Groups will be given 10-12 minutes to write down, draw a representation of

their class, and have each group member share a reason why this class is the
best? (Help explain to students that this is a persuasive exercise to show
what they know and try to convince others of their viewpoint.)
4. Teacher calls attention to the class. Have posters for the students to
stand under the represent each class to see where the students would line up
(preferably under their own kingdom)take a picture to show later and
examine the difference.
5. Students will be tasked with 10 minutes (set timer) to explain to other
groups why their class is the best using reasoning. Remind students that all
group members should share with at least one person and the information
should be collected and compiled onto the second handout.
6. Call attention after time goes off and have students stand under an
animal class again. (May want to have students close their eyes and do a
hand raise of which class they would change now before peer pressure has an
effect to gauge the student responses.) Has it changed? Was there a shift?
Have some volunteers share their experience.
7. Have a large group discussion using agree and disagree non-verbal
signals to help guide the discussion. Have one person who changed classes
and one who didnt explain their reasoning. Discuss the support used in
groupswas it helpful? Powerful enough to persuade classmates? What would
you do differently in the future if this occurred again?
8. Have students complete the self-assessment classwork page and turn
in.
Assessment:
A. Classroom observation based on engagement, participation, and
information relativity.
B. Self-assessment at the end of the lesson that will be taken for a
classwork grade.
Name:

No
Some

Yes!

Date:
1. Are you able to defend or explain your groups class with evidence?
2
3
2. Did you give a supporting reason as to why your class was best?
2
3
3. Did you participate in your small group?
2
3
4. Were you a helpful group member?
2
3
5. Did you present your information to more than one person?
2
3
6. Were you able to persuade another classmate to your animal class?
2
3
7. Were you persuaded to support another class?
2
3

1
1
1
1
1
1
1

8. Did this discussion lead to more/deeper questions about the 5 animal classes?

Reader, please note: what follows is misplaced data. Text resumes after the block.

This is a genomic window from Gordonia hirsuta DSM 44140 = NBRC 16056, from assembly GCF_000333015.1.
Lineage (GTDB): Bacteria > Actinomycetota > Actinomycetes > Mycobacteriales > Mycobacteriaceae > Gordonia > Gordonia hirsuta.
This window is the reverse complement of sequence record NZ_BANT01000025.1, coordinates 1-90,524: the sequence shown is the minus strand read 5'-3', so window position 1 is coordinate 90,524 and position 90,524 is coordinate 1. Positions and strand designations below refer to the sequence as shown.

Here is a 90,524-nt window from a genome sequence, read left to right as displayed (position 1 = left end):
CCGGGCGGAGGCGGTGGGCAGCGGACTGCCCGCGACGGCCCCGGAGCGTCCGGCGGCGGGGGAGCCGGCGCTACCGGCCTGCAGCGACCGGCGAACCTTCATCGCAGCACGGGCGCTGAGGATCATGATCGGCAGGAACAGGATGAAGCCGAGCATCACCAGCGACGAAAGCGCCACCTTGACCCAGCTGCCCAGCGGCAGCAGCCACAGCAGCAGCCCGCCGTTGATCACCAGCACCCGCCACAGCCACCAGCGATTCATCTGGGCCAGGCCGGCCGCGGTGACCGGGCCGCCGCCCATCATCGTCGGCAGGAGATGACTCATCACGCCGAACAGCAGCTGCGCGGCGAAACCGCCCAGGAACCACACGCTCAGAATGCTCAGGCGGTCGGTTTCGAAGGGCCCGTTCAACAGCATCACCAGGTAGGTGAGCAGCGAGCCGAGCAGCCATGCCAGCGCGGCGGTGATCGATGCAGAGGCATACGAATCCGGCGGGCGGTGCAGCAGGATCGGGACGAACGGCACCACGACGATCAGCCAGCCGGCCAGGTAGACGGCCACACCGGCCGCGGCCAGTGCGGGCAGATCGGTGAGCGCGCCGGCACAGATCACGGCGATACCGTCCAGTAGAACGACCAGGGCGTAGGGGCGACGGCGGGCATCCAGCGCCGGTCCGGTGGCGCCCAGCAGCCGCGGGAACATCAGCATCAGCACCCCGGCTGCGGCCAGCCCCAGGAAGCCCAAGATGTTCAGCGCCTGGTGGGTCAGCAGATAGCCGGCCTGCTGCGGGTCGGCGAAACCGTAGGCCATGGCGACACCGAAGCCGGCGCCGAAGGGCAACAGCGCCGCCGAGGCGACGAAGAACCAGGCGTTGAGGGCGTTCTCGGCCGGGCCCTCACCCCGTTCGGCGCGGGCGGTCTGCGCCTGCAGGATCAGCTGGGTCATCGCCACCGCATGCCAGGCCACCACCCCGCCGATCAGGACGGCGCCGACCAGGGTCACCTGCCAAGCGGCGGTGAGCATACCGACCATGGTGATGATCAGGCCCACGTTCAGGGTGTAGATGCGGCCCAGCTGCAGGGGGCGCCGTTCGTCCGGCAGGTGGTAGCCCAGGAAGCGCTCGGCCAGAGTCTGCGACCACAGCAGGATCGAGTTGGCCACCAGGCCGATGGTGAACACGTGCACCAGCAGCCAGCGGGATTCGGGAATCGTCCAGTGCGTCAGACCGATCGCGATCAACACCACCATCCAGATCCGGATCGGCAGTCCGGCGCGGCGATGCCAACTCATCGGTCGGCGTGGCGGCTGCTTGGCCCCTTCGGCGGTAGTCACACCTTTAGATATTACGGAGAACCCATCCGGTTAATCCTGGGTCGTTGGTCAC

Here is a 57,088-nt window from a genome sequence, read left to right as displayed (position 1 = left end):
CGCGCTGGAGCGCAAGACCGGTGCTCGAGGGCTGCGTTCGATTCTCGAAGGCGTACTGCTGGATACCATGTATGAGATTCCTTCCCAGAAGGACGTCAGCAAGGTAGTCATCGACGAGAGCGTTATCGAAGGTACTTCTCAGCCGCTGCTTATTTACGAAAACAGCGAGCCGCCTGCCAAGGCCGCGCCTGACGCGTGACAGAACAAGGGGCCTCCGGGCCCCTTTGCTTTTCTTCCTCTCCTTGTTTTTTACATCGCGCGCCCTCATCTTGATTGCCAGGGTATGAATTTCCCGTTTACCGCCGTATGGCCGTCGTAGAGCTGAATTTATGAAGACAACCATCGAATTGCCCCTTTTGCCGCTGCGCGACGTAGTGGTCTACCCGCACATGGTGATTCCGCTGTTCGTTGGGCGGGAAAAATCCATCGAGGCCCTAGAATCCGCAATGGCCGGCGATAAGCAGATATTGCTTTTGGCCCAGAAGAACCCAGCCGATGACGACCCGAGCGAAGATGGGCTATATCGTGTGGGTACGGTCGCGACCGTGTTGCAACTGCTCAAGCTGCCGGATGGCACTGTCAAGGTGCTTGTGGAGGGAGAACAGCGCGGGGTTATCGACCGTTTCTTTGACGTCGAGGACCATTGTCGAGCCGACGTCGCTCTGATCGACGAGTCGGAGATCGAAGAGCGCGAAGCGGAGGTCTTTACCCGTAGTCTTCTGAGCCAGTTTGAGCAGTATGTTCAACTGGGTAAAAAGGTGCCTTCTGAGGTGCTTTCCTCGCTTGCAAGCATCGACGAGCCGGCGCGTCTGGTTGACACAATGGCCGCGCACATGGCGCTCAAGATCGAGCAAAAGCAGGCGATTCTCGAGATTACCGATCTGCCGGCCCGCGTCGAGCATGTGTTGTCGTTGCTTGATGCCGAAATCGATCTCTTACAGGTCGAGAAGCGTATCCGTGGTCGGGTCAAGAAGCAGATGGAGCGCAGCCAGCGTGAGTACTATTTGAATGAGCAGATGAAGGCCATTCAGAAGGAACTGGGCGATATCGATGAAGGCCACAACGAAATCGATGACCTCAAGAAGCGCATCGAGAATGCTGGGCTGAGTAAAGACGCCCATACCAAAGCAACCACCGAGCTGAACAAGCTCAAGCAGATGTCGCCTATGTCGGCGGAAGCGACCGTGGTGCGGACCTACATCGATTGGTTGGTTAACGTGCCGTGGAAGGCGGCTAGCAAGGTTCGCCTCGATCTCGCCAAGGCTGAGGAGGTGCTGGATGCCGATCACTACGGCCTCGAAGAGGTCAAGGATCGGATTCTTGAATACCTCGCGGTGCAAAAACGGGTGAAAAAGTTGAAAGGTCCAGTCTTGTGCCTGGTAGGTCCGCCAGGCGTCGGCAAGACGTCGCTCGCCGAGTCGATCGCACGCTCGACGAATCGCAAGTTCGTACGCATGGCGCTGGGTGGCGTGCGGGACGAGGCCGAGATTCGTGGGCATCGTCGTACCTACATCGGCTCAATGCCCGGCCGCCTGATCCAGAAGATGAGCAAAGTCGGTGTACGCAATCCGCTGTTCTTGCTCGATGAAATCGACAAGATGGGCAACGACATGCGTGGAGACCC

1
2
3
9. Were you able to link knowledge from class to this activity?
1
2
3
10. Could you summarize the 5 classes after learning them and from this activity?
1
2
3
Points: ______ out of 30 (Points come from Shakerag Essential #13: Speak the Truth.)
Technology Integration:
Students will be able to research their chosen animal class for evidence to support
their opinion that their specific class is the best. Students may use Mackinvia and
other school resources.
Differentiation:
Enrichment: Students in TAG will be asked to give two reasons to support their
class (and both should be different from their other group members). TAG students
will have at least one more TAG student in their group to help scaffold their ideas.
Support/Intervention: ESOL students will have more pictures on their handouts
and simpler language so that they can understand the vocabulary. Students not in
TAG have to give a minimum of one reason their animal class is best but can
certainly provide more (this is helpful to the students who think in-depth, but dont
qualify for TAG services). Students will also be working in groups to help jumpstart
their thought process.
Resource(s)/Material(s):
Posters with the names of the animal classes, handouts below for each
student, chromebooks technology access, class and book notes, writing utensils

Focus on one Class of the Animal Kingdom


Student Name: ________________________
Name of Class: _____________________
(Fish, Bird, Reptile, Amphibian, Mammal)
*Include a related drawing in the box to the right.
What has your group learned about this Class?
(Minimum 2 from notes; others from different resources)

1.
___________________________________________________________________________________
2.
___________________________________________________________________________________

3.
___________________________________________________________________________________
4.
___________________________________________________________________________________
5.___________________________________________________________________________________
_
TAG students must provide two different responses for the second column.
Name of each group member

Responses to: Why is this the very best


class to in the animal kindom?

1.

2.

3.

4.

5.

6.

Describe the best reason based on your groups responses. You will use this to
persuade other classmates.

Comparing Animal Classes


You will now speak to one person from each animal class group and hear their
reasoning as to why their class is the best.
Name of group
member

Name of Class

Response to: Why is this the very


best class in the Animal Kingdom?

1.

2.

3.

4.

5.

Now, you get to make a choice! THINK INDEPENDENTLY! Which animal class is
best?

Ms. Childs/Mrs. V will tell you when to stand by that poster!